Family Physicians are always being asked about the importance of vitamin D. Should it be taken as a supplement or eaten via a diet rich in dairy foods, like milk, cheese and yogurt? Let’s examine the importance of vitamin D in the diet and what we all need to do to remain healthy.
Physicians have long known vitamin D’s role in helping the body absorb calcium and thus, promote bone growth. Recently, however, vitamin D deficiency has been linked to an increased risk of multiple diseases including certain cancers, heart disease, age-related macular degeneration and the flu.
We receive most of our vitamin D from skin production. The pre-vitamin, D3, is produced in the skin, and then—with the help of the liver, the kidneys and brief, casual sun exposure—vitamin D is produced (hence its nickname, the ‘sunshine vitamin’). Too much sun exposure can be dangerous, however, so we need to consider other ways of getting adequate amounts of vitamin D.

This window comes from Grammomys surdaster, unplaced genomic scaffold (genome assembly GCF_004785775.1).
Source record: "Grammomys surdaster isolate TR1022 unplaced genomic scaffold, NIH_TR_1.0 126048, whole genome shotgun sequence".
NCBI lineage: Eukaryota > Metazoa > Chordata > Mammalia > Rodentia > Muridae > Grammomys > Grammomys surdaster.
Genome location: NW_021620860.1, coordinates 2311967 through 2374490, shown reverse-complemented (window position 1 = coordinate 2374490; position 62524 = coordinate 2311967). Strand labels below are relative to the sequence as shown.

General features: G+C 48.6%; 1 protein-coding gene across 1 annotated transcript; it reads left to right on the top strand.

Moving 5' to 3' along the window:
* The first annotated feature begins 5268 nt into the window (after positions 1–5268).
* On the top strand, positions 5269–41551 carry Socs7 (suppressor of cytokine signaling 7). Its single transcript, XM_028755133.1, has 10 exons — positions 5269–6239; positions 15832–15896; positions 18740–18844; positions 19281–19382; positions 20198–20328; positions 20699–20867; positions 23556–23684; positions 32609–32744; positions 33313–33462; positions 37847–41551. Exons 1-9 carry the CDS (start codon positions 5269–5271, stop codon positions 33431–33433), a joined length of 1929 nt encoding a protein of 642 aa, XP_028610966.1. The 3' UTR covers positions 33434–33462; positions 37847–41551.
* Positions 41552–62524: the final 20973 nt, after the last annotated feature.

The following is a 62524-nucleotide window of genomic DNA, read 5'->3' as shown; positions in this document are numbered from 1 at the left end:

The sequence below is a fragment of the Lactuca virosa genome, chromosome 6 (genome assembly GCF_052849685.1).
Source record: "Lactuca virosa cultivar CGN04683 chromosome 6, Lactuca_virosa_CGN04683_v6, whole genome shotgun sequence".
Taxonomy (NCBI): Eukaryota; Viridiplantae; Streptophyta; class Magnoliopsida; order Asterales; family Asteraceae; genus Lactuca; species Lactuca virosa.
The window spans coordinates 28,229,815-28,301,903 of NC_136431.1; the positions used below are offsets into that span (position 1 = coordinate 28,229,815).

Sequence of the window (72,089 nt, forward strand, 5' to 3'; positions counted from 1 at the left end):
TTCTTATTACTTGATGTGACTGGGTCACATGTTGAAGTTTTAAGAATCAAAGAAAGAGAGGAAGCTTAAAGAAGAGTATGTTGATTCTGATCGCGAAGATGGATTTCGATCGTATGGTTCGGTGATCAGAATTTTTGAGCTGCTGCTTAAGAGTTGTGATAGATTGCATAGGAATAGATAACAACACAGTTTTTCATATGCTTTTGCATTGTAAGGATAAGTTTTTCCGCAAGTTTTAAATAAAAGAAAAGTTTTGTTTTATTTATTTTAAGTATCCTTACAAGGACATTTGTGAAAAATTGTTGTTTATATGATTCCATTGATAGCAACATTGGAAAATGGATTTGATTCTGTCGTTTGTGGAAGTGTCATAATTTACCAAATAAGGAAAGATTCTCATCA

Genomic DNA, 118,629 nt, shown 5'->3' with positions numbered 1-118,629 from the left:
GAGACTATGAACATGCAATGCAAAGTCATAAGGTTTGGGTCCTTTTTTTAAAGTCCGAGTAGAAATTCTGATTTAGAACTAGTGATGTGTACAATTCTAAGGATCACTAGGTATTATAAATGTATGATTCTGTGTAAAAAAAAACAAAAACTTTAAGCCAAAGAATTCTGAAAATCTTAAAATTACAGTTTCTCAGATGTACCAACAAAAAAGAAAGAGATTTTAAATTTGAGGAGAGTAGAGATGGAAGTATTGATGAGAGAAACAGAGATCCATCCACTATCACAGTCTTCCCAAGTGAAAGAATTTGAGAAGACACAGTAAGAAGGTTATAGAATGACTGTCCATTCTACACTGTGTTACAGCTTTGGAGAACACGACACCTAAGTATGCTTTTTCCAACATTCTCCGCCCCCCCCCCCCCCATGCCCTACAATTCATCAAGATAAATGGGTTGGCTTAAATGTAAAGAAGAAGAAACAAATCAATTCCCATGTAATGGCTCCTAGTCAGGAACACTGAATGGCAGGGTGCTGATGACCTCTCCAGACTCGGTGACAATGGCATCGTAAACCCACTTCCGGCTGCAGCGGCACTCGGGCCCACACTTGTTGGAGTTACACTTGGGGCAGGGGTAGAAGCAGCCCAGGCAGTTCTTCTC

With this in mind, it is important to leverage our diet to help maintain our vitamin D levels. Dairy is a great source of vitamin D. Aim for three glasses of milk per day and purchase yogurt fortified with vitamin D. Eating three servings of dairy daily can help ensure you are getting sufficient amounts of vitamin D. Additionally, speak with your doctor for guidance about your personal vitamin D needs.
Guest post by Dr. Brian Nadolne
Dr. Nadolne is a family physician in Marietta, GA, focusing on preventive and proactive care for his patients. He is the immediate-past president of the Georgia Academy of Family Physicians (GAFP) and its current Board Chair.